98K Hamburger is the fifth storefront for a New York-based chain and the first location outside of Brooklyn and Queens. The fact that the outpost is in Squirrel Hill reinforces the idea that the neighborhood has become one of the most exciting areas outside of New York City and the San Francisco Bay area for Chinese food in the United States. during the last years. In the past year or so, the neighborhood has added Yue Bai Wei, Jian’s Kitchen, Dagu Rice Noodle, and Tsaocaa to an already established list of regional and Pan-Chinese restaurants (including four of Pittsburgh Magazine’s top restaurants).
Franchise co-owner Selina Zheng said her aunt, co-owner Xiaoban Zheng, wanted to open a 98K in Pittsburgh after eating at one of the stores in New York City.
“The flavors reminded him of some of his favorite fast food restaurants in China,” Zheng says. “There was no Chinese fast food like this around here. So we thought we could open it.
The Zhengs met with 98K owner Junhao Li, who visited Pittsburgh and agreed the city had promise as an outpost for his small chain. They then spent time training in New York City, where they developed a menu for the Pittsburgh site (each 98K has slightly different menus).
Even though the Pittsburgh restaurant has a smaller menu than New York restaurants, there’s still plenty to grab the first few times you go. I suggest starting with one of the sandwiches. From there, examine bone-in pieces such as the wings and legs; crispy and juicy, they are exactly what you would expect from a piece of fried chicken. I loved the subtle seasoning of the Szechuan chicken fillet and the crust of the crispy, salted chicken, which is also sprinkled with potato starch before frying.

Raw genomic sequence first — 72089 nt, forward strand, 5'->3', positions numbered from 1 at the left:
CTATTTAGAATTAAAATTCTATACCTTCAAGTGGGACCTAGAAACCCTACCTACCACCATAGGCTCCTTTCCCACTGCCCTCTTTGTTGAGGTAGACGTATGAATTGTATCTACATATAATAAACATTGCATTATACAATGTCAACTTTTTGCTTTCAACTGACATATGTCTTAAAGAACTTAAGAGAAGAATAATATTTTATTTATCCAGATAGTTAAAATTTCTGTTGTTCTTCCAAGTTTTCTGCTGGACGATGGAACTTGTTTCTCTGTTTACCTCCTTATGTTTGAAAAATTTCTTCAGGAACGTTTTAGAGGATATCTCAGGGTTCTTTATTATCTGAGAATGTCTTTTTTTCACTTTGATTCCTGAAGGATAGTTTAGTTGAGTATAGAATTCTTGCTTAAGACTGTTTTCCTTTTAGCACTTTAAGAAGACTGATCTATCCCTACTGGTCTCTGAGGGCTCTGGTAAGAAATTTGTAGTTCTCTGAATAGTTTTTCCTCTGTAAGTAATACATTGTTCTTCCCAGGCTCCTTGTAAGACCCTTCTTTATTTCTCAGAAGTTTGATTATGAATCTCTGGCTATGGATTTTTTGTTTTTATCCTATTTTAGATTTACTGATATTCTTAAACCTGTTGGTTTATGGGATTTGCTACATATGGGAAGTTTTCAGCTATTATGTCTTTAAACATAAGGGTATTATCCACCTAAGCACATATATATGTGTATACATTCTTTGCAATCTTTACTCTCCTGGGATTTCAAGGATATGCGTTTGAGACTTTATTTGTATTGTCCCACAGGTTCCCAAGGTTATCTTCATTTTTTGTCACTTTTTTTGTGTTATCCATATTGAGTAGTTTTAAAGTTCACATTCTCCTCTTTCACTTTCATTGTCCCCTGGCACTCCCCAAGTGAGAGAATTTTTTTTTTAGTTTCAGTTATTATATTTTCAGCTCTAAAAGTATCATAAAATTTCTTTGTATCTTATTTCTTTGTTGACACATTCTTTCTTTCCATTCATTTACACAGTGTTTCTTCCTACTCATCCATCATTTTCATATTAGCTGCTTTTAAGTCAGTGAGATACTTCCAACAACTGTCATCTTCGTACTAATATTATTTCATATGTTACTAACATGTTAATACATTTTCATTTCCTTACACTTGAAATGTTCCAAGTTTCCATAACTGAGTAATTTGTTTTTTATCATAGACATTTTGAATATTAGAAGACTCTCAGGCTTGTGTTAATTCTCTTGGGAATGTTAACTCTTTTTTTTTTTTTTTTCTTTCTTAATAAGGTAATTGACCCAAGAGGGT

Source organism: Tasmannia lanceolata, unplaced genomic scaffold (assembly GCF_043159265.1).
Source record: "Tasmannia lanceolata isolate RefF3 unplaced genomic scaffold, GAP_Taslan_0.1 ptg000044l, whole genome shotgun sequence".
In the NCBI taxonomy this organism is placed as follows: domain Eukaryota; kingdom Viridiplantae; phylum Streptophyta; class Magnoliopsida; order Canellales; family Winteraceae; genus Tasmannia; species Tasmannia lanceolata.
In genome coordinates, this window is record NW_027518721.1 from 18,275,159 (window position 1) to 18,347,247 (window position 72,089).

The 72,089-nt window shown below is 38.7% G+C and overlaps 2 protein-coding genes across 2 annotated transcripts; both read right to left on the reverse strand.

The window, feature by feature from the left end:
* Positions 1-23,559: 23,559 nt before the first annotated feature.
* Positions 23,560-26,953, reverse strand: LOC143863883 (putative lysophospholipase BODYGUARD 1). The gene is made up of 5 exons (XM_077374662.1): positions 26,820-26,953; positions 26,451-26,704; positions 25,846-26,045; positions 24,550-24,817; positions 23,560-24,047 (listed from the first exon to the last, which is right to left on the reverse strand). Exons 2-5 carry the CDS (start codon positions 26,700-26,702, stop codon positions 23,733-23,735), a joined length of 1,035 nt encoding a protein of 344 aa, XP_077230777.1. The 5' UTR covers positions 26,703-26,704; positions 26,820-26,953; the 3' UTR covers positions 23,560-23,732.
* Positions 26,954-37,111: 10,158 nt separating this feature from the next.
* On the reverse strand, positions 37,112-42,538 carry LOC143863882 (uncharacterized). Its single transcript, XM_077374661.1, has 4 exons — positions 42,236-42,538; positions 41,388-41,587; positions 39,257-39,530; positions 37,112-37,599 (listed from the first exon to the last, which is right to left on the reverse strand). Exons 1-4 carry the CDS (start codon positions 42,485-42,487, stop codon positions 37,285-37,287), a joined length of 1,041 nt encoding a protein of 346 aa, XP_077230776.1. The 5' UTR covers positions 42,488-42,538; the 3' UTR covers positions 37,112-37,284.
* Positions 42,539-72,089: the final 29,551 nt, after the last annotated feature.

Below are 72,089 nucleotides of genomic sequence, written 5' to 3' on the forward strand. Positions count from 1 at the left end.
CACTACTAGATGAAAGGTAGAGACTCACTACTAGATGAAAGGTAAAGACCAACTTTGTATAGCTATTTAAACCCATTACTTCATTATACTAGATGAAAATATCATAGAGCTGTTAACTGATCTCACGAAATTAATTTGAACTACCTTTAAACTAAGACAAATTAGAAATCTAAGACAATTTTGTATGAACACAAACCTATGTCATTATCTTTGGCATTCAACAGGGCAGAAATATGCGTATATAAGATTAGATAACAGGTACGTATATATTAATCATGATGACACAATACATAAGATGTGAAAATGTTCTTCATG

The sides could use a little work. On my first visit the fries tasted like they had only blanched the fries and had not received a second fry needed to make them crisp before serving; they were slightly better on my next visit but, while chicken tops any other fast food in town, fries still wouldn’t come out of the bottom third. Another side, the macaroni and cheese, was endearing for lunch. Would love to see a veg option beyond a simple garden salad (vegetarians, you won’t share my 98K enthusiasm).
And yes… there is a hamburger on the menu. It’s a very good one too. The beef patty has a denser mouth feel than a standard American fast food burger. Still, it’s quite tasty and, dressed with lettuce, mayonnaise, American cheese, and a surprisingly perfect slice of tomato (no guarantee that will hold past tomato season), I would take it on most. fast food chains.
The good thing is that pretty much everything is affordable (all sandwiches and wraps, for example, are under $ 10), so feel free to mix and match. This is because the best way to navigate the menu is to jump in and see what you like. There are also various meal sets and mix and match options. Overall, this is an exciting addition to my favorite Pittsburgh food court.
5867, avenue Forbes, Colline des Écureuils; 412 / 258-1280, 98k-hamburger.business.site
Täkō Bakery Square